The historic accomplishments of Robert Machray, the first archbishop of Rupert's Land, was deemed too important in 1997 to rename a park with his name to Olympic athlete Clara Hughes.
Now city councillors are set to rename the park for one of their former colleagues -- longtime city councillor Harry Lazarenko.
A motion to rename Machray Park, bounded by Church and Anderson avenues on the north and south and Andrews and Powers streets on the west and east, in honour of the longtime Mynarski councillor will be at Monday's protection and community services committee.
It's counter to a recommendation by the city's administration not to rename the park, instead recommending either Pritchard Park or the south flower garden in Kildonan Park be renamed for Lazarenko.
Coun. Ross Eadie, who succeeded Lazarenko in Mynarski after illness forced the veteran politician out of office after 30 years in 2010, said renaming the park would be a wonderful way to commemorate his accomplishments.
"The Manitoba Historical Society says two things are named after (Machray), the street and the school, and no records were found in the archives prior to 1910 saying how (the park) was named," Eadie said.
"Somebody may have an issue, but there are two other permanent things named after (Machray) already."
Eadie, who said both Lazarenko's wife and daughter are supportive of the renaming, said he believes he already has the support of a majority of councillors.
The final vote would be at the May 28 council meeting.
Cindy Tugwell, Heritage Winnipeg's executive director, said councillors shouldn't be rushing the name change until they know for sure how the park was named.
"Was it named for (Archbishop Machray)? There has to be some type of file," Tugwell said. "If you have already commemorated a person, I think it's disrespectful.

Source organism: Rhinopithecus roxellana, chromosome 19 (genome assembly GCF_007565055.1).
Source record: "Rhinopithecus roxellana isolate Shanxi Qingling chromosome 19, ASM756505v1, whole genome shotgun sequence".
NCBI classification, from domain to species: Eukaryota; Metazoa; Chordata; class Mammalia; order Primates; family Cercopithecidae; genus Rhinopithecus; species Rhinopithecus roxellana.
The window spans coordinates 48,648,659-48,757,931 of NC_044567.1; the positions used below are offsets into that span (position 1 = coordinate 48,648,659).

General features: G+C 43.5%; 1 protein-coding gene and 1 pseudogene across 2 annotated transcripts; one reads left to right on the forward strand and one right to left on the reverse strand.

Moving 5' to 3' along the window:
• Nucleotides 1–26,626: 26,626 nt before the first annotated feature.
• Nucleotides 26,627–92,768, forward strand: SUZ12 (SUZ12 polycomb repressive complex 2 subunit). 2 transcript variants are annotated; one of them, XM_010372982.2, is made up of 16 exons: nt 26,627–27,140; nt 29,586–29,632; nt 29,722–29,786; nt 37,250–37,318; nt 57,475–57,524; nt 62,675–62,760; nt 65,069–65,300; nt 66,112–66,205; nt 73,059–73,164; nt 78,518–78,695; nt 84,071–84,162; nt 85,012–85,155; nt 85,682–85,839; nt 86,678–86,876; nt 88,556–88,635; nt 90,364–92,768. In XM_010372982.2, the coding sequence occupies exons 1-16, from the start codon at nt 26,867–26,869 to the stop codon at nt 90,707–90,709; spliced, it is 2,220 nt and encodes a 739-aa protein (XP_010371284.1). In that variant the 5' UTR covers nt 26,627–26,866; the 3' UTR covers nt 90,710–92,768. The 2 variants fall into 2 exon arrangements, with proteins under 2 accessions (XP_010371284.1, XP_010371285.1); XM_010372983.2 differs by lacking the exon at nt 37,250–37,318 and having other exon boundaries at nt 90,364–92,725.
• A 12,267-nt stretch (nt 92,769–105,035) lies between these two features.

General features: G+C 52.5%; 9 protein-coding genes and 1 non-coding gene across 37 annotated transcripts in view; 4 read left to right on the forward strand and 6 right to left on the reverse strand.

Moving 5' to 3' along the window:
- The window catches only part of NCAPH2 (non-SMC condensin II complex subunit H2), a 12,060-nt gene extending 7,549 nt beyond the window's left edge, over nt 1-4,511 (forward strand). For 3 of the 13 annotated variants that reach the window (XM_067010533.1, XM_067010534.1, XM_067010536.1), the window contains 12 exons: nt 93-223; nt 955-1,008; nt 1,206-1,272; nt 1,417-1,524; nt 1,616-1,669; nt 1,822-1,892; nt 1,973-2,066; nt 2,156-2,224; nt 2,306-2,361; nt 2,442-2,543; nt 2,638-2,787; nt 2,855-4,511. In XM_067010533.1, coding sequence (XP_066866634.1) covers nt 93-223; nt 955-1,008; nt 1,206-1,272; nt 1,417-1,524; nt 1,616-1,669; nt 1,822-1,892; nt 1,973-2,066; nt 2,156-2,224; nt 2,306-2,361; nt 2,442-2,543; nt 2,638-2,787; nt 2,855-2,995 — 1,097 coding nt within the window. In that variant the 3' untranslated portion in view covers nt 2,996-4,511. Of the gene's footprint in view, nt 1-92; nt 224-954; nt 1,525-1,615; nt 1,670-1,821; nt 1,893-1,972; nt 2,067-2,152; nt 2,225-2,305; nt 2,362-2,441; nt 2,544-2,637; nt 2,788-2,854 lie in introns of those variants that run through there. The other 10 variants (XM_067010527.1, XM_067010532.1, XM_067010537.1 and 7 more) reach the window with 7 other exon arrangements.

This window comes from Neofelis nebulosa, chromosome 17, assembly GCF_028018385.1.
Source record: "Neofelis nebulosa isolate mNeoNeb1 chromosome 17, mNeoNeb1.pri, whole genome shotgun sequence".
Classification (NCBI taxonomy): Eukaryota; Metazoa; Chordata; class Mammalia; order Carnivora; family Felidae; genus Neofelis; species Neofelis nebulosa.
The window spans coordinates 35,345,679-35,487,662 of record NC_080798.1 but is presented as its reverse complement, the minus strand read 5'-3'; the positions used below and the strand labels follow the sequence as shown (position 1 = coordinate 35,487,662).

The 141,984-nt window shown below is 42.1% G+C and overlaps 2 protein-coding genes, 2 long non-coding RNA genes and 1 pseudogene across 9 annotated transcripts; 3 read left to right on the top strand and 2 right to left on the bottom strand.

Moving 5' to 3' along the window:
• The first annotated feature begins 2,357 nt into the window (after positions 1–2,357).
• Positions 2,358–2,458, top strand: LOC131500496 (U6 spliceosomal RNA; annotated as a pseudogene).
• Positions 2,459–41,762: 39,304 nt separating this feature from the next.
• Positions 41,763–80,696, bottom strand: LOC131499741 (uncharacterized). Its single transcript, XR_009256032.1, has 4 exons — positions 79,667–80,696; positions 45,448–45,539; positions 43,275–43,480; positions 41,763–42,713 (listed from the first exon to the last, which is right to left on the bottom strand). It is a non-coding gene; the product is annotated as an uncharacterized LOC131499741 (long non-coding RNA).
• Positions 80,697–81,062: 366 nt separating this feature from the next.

"I have no problem with them wanting to commemorate Harry Lazarenko, but how can you trump somebody else historically?"
A city report says the Machray name has historical significance to the Lord Selkirk-West Kildonan community.
Machray, who according to the Manitoba Historical Society website was born in Scotland in 1831, was ordained in 1855 and came to Canada to become bishop of Rupert's Land in 1865.
The city report says Machray built up St. John's College, was chancellor of the University of Manitoba and became archbishop and the first primate of all Canada in 1893. He died in office in Winnipeg in 1904.
A search of the Free Press archives could only find two references to Machray Park around 1910. A Feb. 4, 1910, article reported Machray was one of 15 new smaller parks bought by the city in 1909, while a Sept. 29, 1911, advertisement saw a tender being put out by the Public Parks Board for 1,700 lineal feet of wire fencing for Machray Park.
A proposal came up in 1996 to rename the park Clara Hughes Park, but that was rejected the next year by the protection committee, which stated it was because of "the notable accomplishments of Archbishop Machray dating back to early Winnipeg pioneer days."
The city instead renamed Matheson Playground the Clara Hughes Park Children's Playground.
As well, the city last year named Clara Hughes Recreation Park at the site of the former Kelvin Community Club on Henderson Highway.
Coun. Scott Fielding, another member of the committee, supports Eadie's motion because "if a few things are named after Machray, I don't think it is an outrageous request to change the name for somebody who contributed a lot."